Martin Boyd has been re-appointed chairman of the Leasehold Knowledge Partnership having resigned last December.
He did so after the civil service released documents that appeared to give credence to preposterous allegations by Wanda Goldwag, the interim chair of the Leasehold Advisory Service, during an ill-tempered, foul-mouthed performance by her at a formal meeting at Portcullis House, the MPs’ offices.
The documents were released after we took up the MHCLG’s handling of our official complaint with the Parliamentary Ombudsman’s office.
LKP patron MPs Sir Peter Bottomley, Justin Madders and Sir Ed Davey intervened, formally stated their support for Martin, dismissed any substance to the accusations and expressed regret on behalf of the civil servants.
Good— Mike Amesbury MP (@MikeAmesburyMP) March 8, 2021
In the three months since Martin has been absent from LKP not a scintilla of evidence has been advanced to justify the smears of Ms Goldwag.
The MHCLG responded, stating its continued intention to interact with the Leasehold Knowledge Partnership.
This was sufficient to move matters forward.
LKP trustees publicly stated that the door was open for Martin’s return in January.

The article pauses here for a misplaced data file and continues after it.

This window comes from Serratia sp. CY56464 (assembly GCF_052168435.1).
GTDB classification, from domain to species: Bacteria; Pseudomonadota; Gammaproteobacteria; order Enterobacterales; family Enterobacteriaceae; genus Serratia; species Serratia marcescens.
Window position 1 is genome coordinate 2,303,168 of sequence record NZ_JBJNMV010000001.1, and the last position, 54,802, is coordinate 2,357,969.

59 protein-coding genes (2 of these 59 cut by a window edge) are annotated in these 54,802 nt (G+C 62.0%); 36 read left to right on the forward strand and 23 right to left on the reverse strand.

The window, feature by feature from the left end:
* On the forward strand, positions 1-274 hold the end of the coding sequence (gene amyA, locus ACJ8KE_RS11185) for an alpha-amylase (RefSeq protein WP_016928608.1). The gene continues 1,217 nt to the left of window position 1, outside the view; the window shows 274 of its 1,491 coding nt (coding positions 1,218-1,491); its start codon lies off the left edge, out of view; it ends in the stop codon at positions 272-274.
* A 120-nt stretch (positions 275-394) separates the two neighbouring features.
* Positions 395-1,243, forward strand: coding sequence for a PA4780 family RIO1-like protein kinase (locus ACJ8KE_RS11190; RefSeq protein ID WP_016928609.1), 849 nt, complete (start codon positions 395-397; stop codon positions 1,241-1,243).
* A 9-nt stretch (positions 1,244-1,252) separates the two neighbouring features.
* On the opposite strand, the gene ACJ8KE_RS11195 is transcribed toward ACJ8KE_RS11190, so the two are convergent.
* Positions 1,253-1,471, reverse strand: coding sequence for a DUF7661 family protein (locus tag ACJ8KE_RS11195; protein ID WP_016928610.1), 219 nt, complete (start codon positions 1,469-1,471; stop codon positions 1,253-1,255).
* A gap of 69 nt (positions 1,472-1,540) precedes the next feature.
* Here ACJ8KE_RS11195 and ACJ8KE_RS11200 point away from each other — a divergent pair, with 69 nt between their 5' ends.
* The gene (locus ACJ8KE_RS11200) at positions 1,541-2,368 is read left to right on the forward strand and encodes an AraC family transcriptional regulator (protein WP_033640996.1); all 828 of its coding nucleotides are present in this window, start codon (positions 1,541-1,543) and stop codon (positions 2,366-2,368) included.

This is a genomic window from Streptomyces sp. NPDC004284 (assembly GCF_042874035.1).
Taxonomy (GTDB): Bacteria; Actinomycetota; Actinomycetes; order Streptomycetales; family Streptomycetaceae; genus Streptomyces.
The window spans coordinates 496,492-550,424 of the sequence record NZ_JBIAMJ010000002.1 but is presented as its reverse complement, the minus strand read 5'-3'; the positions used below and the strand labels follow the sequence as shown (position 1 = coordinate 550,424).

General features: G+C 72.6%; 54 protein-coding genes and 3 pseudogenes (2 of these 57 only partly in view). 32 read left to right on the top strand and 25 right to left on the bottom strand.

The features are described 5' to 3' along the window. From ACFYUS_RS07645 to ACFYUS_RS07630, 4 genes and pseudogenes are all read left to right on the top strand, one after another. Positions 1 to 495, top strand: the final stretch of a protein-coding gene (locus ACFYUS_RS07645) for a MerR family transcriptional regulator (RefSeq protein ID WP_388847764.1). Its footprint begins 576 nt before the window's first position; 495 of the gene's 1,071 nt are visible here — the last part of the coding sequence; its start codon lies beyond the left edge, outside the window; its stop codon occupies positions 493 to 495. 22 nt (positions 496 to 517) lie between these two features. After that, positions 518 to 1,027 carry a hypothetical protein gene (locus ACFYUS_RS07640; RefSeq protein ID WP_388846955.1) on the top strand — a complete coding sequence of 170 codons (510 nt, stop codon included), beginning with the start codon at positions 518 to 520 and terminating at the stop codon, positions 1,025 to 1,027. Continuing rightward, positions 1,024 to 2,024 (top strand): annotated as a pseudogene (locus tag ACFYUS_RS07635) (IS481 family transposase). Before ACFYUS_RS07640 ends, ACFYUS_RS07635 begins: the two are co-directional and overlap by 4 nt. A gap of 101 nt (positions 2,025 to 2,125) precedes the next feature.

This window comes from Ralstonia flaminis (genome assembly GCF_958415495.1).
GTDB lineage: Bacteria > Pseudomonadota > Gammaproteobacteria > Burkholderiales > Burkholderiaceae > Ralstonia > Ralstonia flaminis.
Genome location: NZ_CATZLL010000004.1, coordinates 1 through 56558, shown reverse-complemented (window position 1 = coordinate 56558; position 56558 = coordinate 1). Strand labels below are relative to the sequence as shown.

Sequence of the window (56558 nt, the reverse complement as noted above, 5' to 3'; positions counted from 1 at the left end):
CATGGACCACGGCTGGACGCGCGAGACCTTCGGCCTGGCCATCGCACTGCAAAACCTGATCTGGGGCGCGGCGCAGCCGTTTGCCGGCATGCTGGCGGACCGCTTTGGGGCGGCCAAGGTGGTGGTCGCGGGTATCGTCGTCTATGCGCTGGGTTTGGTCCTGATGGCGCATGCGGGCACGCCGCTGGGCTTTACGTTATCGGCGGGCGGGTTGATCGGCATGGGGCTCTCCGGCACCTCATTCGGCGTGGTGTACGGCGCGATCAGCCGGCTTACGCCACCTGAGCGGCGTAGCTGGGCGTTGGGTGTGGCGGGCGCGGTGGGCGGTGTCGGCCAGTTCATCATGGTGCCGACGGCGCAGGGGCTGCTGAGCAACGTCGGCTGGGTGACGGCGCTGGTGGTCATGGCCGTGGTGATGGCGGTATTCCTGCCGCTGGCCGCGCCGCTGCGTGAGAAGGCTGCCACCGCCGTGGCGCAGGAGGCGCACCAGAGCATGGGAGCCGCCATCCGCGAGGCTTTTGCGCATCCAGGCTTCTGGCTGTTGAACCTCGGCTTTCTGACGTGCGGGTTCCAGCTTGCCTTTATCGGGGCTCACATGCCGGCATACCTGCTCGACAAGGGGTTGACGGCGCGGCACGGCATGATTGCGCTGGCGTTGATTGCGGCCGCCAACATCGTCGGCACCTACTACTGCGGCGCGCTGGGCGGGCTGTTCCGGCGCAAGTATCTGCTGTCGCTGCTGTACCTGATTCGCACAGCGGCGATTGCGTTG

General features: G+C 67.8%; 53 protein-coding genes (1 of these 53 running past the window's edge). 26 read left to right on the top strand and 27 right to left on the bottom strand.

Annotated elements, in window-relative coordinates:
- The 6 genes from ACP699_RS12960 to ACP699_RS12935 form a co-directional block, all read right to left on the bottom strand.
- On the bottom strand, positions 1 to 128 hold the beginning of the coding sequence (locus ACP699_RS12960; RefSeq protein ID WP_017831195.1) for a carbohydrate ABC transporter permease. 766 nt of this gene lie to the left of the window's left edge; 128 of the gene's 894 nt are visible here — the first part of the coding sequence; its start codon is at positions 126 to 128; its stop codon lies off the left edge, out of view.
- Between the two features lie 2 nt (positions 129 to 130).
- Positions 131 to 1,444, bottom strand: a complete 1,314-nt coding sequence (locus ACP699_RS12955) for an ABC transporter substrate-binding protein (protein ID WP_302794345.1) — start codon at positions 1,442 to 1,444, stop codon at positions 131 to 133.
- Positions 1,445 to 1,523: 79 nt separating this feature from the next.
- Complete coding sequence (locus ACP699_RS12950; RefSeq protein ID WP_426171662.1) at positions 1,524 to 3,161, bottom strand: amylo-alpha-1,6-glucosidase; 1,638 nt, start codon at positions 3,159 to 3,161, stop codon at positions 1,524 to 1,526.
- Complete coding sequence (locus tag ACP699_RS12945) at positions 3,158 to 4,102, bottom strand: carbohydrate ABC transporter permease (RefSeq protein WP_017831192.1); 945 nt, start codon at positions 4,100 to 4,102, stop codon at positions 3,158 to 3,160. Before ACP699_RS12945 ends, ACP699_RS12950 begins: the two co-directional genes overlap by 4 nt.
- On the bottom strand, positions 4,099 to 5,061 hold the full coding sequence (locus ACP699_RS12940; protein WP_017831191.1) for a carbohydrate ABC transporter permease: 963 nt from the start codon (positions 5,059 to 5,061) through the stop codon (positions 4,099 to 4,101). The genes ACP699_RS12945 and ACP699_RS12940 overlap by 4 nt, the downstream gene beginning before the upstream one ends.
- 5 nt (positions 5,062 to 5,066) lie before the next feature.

We are extremely grateful that retirement housebuilder Bob Bessell, who enjoys considerable respect in his sector, stood in as chair in this interim period.
“It has been humbling to have had so many messages of support from across the sector while I’ve been away, including from those who are normally not seen as our best friends.
“Taking three months out has allowed me to stand back and consider that a huge amount has changed since LKP was founded in January 2012.
“LKP has gone from standing alone in saying that the leasehold system was broken to now standing among many friends who support the need for change, inside and outside of government.
“That change now seems very close and I am very proud that LKP can say that it was our effort that started the process of reviving commonhold.
“There are other pressing issues: primarily cladding and build safety defects, which needs a fundamental change of approach. After four years, we are further from the solution than we were immediately after the Grenfell tragedy in in 2017.
“Cladding – and the unbalanced property tribunal and the flawed section 20 process, for that matter – are best resolved by having open dialogue.
“Officials and professionals in the sector have been operating in closed-door silos, wrongly seeing themselves as the ones best qualified to make the decisions.
“Well, if they got it so right how come leasehold is in a such a mess for just about everyone, be they supplier or consumer?”